Red Fort or Lal Quila as it is popularly known in Delhi is a marvel of Indo- Islamic architecture. Made of red stone this very fort was the center of power for more than 2 centuries. Completed in a span of ten years, according to the conservative estimates at least 10 million rupees were spend on it. Of these around 5 million was spent on palaces and the rest on gardens, fountains and pathways. The fort is typical of Indo-Islamic in architecture and has eight facets. The fort has been connected to Salimghad Fort. This beautiful but small fort lies on the Northern side of the main architecture.
The Red Fort is an intimidating red-stone monument and dominates the
skyline of the walled city. Although the fort is octagonal and don't
have demarked length and breadth but broadly it is 900 meters long and
550 meters wide. The most intimidating part is its high raised wall
which is nearly 3 kilometers in perimeter. The height of the wall
reaches 33.5 meters at some places. On the outside, you can still see
the pathway that was originally connected with the Yamuna River.
These walls are purely vertical and are very plain in architecture.
They are lashed with very heavy courses on the top.There are two major
gateways to the fort though there are few minor gateways too. The two
major gates are Lahori gate and Delhi gate. Among the two the Lahore
Gate was the chief entrance in those days. The road from Lahore gate
goes to a covered bazaar, built on the model of Meena Bazaar. This is
known as the Chatta Chowk. The whole alley is lined up with shops
selling miniatures and mamentoes. The pathway leads to a large open
space. This space was a 4-way crossing once which was a meeting point of
East-West street from Lahore gate and North-South street. The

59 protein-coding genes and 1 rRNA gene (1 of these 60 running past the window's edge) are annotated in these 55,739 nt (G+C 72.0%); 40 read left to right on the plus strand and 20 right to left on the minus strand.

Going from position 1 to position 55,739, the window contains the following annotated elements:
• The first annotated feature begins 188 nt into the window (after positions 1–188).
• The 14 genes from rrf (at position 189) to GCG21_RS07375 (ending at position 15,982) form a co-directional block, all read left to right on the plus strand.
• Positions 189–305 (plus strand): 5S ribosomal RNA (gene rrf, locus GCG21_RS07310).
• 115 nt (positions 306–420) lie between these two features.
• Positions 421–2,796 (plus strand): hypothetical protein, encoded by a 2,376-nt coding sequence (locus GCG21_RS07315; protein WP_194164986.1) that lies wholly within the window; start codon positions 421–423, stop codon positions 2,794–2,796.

North-South street was very important in that era as it divided
Garrision from the residential blocks, situated respectively on the west
and east side of the Fort.
To the southern end of this street is the Delhi Gate. To the left side
of the gate is a courtyard. It was attached with Diwan-e-Aam, a place
reserved for the daily public audience of Emperor. A decorated
throne-balcony for the emperor stands at the eastern side of the
Diwan-e-Aam. It is said to be the copy of the throne of Solomon, a
prophet in Islam,Judaism and Christinity, who was known for his
justice.The two southern pedestals of the palace are Zenana Khana, or
women's quarters and a Rang Mahal. The Rang Mahal is famous for its
Qasida works on the roof and a marble pool. This pool was the bathing
place for the emperor and was fed with the water by the Nahr-i-Behisht,
a subsidery canal of Faiz Nahar. The third pavilion, the Khas Mahal,
contains the Royal appartments. Among others it contains bedrooms,
prayer rooms, Nagar Khana, Jharokha and the Mussaman Burj. The last one
is a tower built close to the walls in order to make it easy for the
subjects to see the king during daily communion.
The next pavilion is the Diwan-i-Khas, the lavishly decorated hall for
private audience to foreign degniteries and nobels. It was also used for
administrative and court gatherings. To its north lies a large garden,
the Hayat Bakhsh Bagh, which is cut through, in a typical mogul style,
by two bisecting channels of water.